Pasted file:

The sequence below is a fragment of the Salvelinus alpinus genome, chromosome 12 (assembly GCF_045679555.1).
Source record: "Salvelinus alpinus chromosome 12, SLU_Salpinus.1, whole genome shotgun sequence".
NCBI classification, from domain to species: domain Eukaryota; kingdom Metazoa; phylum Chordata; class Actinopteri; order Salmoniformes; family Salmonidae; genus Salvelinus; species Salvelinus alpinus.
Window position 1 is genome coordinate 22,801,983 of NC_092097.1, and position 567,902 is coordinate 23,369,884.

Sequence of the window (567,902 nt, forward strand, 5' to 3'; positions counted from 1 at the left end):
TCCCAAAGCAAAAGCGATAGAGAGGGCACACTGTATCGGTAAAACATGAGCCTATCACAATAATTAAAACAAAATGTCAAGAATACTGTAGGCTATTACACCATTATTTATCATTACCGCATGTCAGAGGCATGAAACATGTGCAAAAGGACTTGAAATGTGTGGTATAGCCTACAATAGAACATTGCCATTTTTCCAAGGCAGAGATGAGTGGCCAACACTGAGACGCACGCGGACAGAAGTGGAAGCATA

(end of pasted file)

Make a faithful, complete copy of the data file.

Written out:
The sequence below is a fragment of the Salvelinus alpinus genome, chromosome 12 (assembly GCF_045679555.1).
Source record: "Salvelinus alpinus chromosome 12, SLU_Salpinus.1, whole genome shotgun sequence".
NCBI classification, from domain to species: domain Eukaryota; kingdom Metazoa; phylum Chordata; class Actinopteri; order Salmoniformes; family Salmonidae; genus Salvelinus; species Salvelinus alpinus.
Window position 1 is genome coordinate 22,801,983 of NC_092097.1, and position 567,902 is coordinate 23,369,884.

Sequence of the window (567,902 nt, forward strand, 5' to 3'; positions counted from 1 at the left end):
TCCCAAAGCAAAAGCGATAGAGAGGGCACACTGTATCGGTAAAACATGAGCCTATCACAATAATTAAAACAAAATGTCAAGAATACTGTAGGCTATTACACCATTATTTATCATTACCGCATGTCAGAGGCATGAAACATGTGCAAAAGGACTTGAAATGTGTGGTATAGCCTACAATAGAACATTGCCATTTTTCCAAGGCAGAGATGAGTGGCCAACACTGAGACGCACGCGGACAGAAGTGGAAGCATA